After two interest-rate hikes thus far in 2017, Fed Chair Janet Yellen sounded a dovish note in recent Congressional testimony.
Is the Federal Reserve moving toward a more dovish stance in monetary policy? After much cautionary discourse about the need to raise rates to keep the economy on an even keel and to create a cushion if it lost its balance, Fed Chair Janet Yellen indicated to Congress earlier this month that the federal funds rate is nearing a “neutral” level.
Investors can see a clearer picture on whether the Fed is more dovish than hawkish this week, as the Federal Open Market Committee (FOMC) announces its decision on the fed funds rate, which now sit at 1% to 1.25%.
"Because the neutral rate is currently quite low by historical standards, the federal funds rate would not have to rise all that much further to get to a neutral policy stance,” Yellen said in her prepared statements to Congress July 12. She left the door open, however, noting that there may be more “gradual rate hikes” over the next few years.
Does that mean Yellen and crew are backing off more aggressive remarks made earlier this year about raising rates, even amid weak inflationary data? Is it possible she and her FOMC colleagues are stepping back from a hawkish stance in the face of what she now calls a neutral rate level?
Think of a neutral rate as a kind of Goldilocks zone—in which the benchmark rate is neither too hot nor too cold to make much difference in the direction of the economy. In other words, interest rates are “just right.” Determining the neutral region can be an inexact science, considering that monetary policy is generally backward looking. Even the Fed can’t predict the future.
Many on Wall Street were already discounting the possibility of a rate hike this month but had held on to one by December, according to the closely monitored CME Group FedWatch tool, a barometer of fed fund futures contracts. After Yellen’s recent remarks to Congress, the markets seemed to lose their conviction that there might be a step up by the end of the year. The FedWatch tool shows barely a 47% probability that interest rates will go higher by December.
“Janet Yellen doesn’t 'usually' operate off script,” says JJ Kinahan, chief market strategist at TD Ameritrade. “We’ll get a better picture of what the Fed is thinking when we see the statement and whether any of the wording has been changed.”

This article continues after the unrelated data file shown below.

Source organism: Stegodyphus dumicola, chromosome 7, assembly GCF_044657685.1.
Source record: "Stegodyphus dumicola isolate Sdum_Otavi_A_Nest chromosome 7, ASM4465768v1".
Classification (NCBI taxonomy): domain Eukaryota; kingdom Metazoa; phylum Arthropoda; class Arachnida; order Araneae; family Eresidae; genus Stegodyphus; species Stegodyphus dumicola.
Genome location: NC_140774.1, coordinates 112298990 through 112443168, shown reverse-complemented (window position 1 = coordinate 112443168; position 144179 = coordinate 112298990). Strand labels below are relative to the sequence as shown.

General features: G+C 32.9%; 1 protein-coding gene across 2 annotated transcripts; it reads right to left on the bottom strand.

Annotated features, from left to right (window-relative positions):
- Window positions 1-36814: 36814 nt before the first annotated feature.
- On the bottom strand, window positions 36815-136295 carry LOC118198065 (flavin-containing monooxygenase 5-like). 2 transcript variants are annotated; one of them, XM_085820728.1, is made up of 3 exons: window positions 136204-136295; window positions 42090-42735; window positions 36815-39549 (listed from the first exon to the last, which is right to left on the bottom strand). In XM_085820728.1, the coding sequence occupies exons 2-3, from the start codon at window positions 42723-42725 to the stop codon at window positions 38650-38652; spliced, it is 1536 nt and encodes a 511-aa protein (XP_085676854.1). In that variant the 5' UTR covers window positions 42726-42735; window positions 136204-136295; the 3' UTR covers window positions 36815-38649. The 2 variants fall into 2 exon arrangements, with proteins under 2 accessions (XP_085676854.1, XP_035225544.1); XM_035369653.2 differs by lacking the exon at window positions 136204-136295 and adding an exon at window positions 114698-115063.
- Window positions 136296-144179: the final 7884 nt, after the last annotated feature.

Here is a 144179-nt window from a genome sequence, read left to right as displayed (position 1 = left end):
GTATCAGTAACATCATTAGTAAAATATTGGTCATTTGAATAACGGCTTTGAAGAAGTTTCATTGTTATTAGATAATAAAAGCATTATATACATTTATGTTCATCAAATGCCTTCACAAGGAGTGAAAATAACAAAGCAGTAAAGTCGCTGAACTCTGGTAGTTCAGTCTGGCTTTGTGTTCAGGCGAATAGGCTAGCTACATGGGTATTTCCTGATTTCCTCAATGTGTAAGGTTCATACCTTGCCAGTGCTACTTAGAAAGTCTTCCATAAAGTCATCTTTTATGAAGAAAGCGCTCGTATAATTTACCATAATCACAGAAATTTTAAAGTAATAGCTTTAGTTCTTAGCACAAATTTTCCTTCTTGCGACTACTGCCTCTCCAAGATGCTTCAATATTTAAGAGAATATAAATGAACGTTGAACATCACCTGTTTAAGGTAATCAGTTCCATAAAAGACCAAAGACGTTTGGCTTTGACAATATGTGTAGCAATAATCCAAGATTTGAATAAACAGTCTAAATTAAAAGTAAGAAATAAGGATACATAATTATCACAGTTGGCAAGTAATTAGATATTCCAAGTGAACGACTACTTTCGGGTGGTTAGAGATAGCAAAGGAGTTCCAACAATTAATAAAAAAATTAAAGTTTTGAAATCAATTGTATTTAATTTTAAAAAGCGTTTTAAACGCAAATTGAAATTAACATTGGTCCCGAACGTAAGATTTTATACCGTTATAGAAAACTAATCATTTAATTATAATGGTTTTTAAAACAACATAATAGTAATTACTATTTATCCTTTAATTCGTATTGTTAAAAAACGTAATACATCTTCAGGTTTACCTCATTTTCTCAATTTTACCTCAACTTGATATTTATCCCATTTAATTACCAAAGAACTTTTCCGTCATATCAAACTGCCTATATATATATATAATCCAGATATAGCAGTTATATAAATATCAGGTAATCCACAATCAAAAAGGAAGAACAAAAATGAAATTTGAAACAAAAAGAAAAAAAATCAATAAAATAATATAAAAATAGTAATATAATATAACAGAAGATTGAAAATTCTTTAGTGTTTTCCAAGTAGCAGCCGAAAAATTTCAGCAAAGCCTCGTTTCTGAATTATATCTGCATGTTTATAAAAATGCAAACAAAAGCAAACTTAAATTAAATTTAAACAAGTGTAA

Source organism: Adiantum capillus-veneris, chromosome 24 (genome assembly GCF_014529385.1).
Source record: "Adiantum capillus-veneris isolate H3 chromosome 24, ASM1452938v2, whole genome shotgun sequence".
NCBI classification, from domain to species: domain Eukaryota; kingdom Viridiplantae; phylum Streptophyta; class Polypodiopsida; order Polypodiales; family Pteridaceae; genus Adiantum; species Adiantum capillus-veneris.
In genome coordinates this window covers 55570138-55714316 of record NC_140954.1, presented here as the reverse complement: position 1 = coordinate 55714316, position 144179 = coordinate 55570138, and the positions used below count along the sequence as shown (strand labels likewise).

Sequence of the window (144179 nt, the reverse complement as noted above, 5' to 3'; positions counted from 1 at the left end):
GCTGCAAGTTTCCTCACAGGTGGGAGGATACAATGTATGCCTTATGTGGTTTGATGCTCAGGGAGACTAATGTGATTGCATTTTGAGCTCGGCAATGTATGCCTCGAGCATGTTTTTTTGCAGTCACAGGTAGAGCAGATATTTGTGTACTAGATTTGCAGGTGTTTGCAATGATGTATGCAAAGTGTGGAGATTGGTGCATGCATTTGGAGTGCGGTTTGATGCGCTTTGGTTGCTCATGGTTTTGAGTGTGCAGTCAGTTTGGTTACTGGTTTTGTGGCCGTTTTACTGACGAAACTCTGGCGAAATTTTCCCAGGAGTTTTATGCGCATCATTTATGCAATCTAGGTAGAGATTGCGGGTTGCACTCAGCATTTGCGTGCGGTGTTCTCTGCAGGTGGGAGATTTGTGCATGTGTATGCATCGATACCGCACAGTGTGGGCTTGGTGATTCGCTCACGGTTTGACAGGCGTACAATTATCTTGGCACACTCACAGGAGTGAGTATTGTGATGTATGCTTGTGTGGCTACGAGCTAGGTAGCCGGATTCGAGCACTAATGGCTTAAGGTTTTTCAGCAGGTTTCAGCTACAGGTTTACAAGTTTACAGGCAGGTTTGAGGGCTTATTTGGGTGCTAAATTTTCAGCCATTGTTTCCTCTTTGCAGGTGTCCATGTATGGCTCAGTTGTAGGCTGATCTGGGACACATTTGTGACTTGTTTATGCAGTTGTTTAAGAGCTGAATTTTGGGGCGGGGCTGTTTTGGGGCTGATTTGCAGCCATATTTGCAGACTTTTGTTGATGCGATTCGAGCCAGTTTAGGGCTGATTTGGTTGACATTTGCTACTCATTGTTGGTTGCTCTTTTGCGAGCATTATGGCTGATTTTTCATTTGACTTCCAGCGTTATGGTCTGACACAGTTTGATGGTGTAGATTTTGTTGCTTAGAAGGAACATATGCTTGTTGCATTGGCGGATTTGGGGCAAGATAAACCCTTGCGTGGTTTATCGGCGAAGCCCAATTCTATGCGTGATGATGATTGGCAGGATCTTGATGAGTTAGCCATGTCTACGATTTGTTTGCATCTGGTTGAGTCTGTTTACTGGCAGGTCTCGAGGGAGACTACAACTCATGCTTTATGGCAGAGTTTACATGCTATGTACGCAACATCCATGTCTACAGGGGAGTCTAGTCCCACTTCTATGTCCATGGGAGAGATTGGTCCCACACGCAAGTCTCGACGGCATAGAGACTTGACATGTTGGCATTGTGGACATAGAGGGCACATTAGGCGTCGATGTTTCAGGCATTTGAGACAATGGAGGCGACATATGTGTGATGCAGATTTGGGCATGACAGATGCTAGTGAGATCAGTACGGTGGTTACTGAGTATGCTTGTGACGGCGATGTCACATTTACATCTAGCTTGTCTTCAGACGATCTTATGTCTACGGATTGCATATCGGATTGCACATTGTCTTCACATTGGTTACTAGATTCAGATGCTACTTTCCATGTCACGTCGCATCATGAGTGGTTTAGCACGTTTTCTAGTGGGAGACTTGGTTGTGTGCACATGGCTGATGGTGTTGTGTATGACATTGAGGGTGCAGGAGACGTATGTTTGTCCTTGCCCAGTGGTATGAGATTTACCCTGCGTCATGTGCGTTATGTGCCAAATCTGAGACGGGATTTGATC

Indeed, the carefully crafted Fed statements typically offer clues into the group-think of the FOMC. Fed watchers meticulously comb the statement for the slightest shift in wording, which usually indicates the direction—often times with opposition of some sort—that the Fed is likely to take in the near future.
A dovish direction is one in which the Fed treads lightly in its moves to tighten monetary policy. It does so, historically, because it’s “trying not to scare the children,” Kinahan says, referring to the markets and the financial systems. “The question is, when do they start to ease back into a more hawkish tone.”
Remember that the Fed has a two-pronged mandate: full employment and monetary stability. And monetary stability includes keeping inflation within an acceptable range. Core inflation, minus the often-volatile food and energy prices, stood at 1.7% in June, a two-year low. These two mandates don’t always work in tandem; and can sometimes be a difficult balancing act for the Fed.
Hawks are those who want a more aggressive policy of lifting rates as a means of keeping inflation in check. Hawks typically fear that low interest rates might create price bubbles that could possibly pop and lead to a recession. Hawks also tend to favor savings over spending, because they’re generally more concerned with recessionary pressure than they are with short-term economic growth.
Doves believe low interest rates help stimulate spending and job growth, as low rates tend to encourage consumers to take out loans and buy more stuff. (Some economists have argued that this thinking might be questionable now given that the U.S. economy has been stumbling along even in this long low-interest rate environment.)
Fed members also can change their feathers and switch from hawk to dove, or vice versa, if economic circumstances change.
One way to determine which members are doves and hawks is to look at their voting records. But keep in mind that sometimes they concede their hawkish or dovish stances to present a unified consensus to the public when voting. Their speeches also tend to be very telling of their attitudes, though, again, they can change with the times.
This week’s statement—and voting results—might give investors a better idea of which direction the Fed appears to be heading in the near future. But remember, that, too, can change.
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